Alan Chen says growing up on an island explains why he studied shipbuilding at university. It turns out the island was Taiwan, home to 90 per cent of the world's motherboard production, so it wasn't surprising that he jumped ship for information technology and is now Australian country manager for motherboard manufacturer, Gigabyte.
What is your professional background and how long have you been in the role?
Alan Chen (AC): I have worked in the IT industry for five years and with Gigabyte for the past two. I came to Australia with my family about 18 months ago to establish the local branch office.
What is the main focus of your role?
AC: Sales and marketing are my main responsibilities and my focus is simple: to maintain Gigabyte's number one ranking in Australia for its motherboard and graphic card business. We have about 35 per cent of the 85,000 PCs produced per month. More than 80 per cent of our revenue comes from this business. I also look to grow our new products business which includes laptops, desktops, barebone systems and consumer electronic devices.
How is the Gigabyte channel set up?
AC: We distribute through Synnex for our Intel channel and Rectron Electronics for AMD. This means less channel conflict. Across Australia we have more than 1000 resellers. We use the computer component channel now but as we come out with more new products we may look to build other channels. Locally we have a team that includes five warranty staff, a technical support engineer and a sales person.
How will new processor and chip technologies from AMD and Intel affect your local business?
AC: We are in a supply chain based on Moore's Law that states CPU power will increase by 100 per cent every 24 months. Both CPU manufacturers are our vendors in this, along with Nvidia and ATI, so our roadmap of product development is very much related to these other vendors. For instance, we do a lot of R&D together with Intel. Last year, Intel focused on the digital lifestyle but now it is focusing on gaming and pushing performance. Intel can't sell its CPUs without our motherboards, as its own boards only have about 15 per cent of the Australian market, so we have a symbiotic relationship.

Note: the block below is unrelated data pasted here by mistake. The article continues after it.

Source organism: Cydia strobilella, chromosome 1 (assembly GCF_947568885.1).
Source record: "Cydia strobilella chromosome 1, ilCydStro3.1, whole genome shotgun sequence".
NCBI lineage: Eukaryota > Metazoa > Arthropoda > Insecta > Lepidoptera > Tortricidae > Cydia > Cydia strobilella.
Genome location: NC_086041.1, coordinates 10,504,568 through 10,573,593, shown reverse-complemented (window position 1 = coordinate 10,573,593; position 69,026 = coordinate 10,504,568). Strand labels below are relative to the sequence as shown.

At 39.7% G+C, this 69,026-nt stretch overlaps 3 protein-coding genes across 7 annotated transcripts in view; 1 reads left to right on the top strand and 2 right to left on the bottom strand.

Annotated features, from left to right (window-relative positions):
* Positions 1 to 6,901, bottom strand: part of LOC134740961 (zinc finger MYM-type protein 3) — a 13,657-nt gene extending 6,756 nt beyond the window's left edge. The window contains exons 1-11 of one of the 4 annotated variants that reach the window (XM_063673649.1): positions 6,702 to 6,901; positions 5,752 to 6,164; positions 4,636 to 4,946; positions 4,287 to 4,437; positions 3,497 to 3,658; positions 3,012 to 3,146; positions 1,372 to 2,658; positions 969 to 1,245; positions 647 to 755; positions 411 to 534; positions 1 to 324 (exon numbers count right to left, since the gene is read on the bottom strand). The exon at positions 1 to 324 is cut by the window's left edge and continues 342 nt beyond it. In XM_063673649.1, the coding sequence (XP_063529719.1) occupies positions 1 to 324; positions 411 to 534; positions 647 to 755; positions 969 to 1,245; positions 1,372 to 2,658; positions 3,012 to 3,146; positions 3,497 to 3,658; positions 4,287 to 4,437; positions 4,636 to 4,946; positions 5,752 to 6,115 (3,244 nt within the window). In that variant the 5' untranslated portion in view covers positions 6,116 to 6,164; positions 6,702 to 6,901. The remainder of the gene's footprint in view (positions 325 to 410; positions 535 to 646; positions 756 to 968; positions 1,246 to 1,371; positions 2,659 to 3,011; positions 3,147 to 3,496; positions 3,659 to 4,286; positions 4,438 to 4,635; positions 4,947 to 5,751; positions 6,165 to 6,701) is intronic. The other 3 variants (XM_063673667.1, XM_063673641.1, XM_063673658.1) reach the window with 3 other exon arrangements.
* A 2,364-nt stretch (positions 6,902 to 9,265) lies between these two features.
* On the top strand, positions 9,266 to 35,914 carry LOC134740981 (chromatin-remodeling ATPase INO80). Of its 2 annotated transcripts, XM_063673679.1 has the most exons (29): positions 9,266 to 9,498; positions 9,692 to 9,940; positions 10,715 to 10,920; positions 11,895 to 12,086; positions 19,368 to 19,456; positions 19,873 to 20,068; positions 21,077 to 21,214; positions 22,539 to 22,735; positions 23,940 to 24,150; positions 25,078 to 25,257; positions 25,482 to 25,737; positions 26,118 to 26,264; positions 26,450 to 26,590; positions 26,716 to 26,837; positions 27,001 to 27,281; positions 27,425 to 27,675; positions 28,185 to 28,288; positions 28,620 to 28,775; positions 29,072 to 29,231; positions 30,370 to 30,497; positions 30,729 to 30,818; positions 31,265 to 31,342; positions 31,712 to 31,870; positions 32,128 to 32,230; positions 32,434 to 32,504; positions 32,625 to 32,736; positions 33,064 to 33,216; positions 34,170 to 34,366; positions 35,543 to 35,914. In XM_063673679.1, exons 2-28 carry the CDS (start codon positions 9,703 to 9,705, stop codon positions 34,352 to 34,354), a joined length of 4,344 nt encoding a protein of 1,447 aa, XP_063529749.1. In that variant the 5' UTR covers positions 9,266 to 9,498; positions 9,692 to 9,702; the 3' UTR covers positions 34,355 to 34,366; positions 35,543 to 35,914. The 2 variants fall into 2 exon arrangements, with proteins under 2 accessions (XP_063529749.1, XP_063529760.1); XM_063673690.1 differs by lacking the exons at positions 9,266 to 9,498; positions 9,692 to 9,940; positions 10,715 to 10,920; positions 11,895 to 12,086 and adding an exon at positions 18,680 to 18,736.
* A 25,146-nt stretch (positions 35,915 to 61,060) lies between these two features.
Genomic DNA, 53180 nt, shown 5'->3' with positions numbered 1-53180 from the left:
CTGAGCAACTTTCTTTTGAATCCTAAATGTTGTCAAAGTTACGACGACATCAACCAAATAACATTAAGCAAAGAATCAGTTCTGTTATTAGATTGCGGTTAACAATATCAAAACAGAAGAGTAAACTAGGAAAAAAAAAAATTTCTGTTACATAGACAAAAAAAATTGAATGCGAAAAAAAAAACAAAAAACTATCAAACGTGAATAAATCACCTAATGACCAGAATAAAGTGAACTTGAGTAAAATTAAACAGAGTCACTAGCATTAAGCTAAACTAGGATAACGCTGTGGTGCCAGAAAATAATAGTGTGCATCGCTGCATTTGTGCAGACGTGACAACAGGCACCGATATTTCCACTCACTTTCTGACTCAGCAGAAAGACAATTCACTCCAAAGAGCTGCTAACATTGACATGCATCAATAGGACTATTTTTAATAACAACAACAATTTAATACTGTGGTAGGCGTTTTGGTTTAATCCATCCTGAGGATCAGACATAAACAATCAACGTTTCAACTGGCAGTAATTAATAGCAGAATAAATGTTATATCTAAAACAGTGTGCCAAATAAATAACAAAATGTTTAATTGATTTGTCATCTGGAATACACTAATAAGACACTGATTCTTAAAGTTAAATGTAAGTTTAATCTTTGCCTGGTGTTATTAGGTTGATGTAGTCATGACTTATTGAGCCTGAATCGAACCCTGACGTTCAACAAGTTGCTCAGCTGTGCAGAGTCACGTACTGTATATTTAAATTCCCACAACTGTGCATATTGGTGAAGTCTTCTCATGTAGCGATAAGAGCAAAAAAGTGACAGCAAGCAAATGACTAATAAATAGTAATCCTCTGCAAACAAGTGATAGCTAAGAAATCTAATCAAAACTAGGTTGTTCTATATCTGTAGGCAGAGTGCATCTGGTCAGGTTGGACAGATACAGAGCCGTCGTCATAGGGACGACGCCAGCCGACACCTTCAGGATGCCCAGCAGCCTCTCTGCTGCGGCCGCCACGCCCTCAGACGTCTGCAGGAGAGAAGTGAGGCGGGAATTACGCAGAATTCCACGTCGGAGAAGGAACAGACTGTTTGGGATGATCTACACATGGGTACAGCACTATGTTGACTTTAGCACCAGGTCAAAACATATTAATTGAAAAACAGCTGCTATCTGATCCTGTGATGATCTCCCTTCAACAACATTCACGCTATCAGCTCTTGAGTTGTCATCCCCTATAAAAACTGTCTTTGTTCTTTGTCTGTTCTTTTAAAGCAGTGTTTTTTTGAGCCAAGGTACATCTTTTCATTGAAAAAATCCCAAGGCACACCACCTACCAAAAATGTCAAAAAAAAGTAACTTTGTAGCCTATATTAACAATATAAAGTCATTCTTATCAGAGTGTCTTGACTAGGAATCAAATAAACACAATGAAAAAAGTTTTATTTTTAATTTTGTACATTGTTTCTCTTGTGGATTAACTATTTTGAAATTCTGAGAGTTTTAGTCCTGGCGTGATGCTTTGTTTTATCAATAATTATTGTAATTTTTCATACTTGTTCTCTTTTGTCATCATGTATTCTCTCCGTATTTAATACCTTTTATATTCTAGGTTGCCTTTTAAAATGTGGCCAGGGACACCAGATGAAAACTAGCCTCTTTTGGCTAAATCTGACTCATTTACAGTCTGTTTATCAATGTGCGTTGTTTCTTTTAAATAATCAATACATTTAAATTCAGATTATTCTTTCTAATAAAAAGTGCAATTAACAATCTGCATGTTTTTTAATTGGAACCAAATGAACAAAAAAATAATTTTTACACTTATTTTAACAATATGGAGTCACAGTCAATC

Will you be undertaking new channel strategies in the near future?
AC: We launched a new program on April 1 called the Gigabyte Channel Incentive Program. It is independent from our distributors and rewards resellers for their loyalty by giving them marketing development funds and increased sales support though our distributors. In return they have quarterly sales targets.
What are the main market drivers for your technology?
AC: Drivers include wireless, VoIP, online gaming, lower PC prices, MS Longhorn in 2006, new technology like dual-core and broadband. One of the main drivers in Australia is that the cost of broadband is going through the floor. What this means is that multiple PCs and networks will grow in people's homes. This has to spur PC sales. The desktop market is stable and laptops are growing. We have to take marketshare from our desktop competitors. It comes down to our pricing, channel strategy and service. That is another reason why we are diversifying. Bundling a wireless PCI card with a motherboard adds value to our channel and that will win market share from competitors.
How are market conditions at the moment?
AC: Market conditions are difficult. Our main focus is whitebox, which is not growing and it's facing increasing competition from multinational vendors such as Dell, HP and Acer. Our role is pretty simple: we must give the whitebox sector the best components to compete with multinational vendors.
What particular opportunities stand out in your market over the remainder of the year?
AC: Leveraging off our main business with a diversification strategy to create a one-stop shop is our strength and an opportunity for us, especially with graphics and wireless. A big part of my job is introducing the new range of products that we have been shipping since April 1. Another opportunity for our core business is the new BTX motherboard form factor.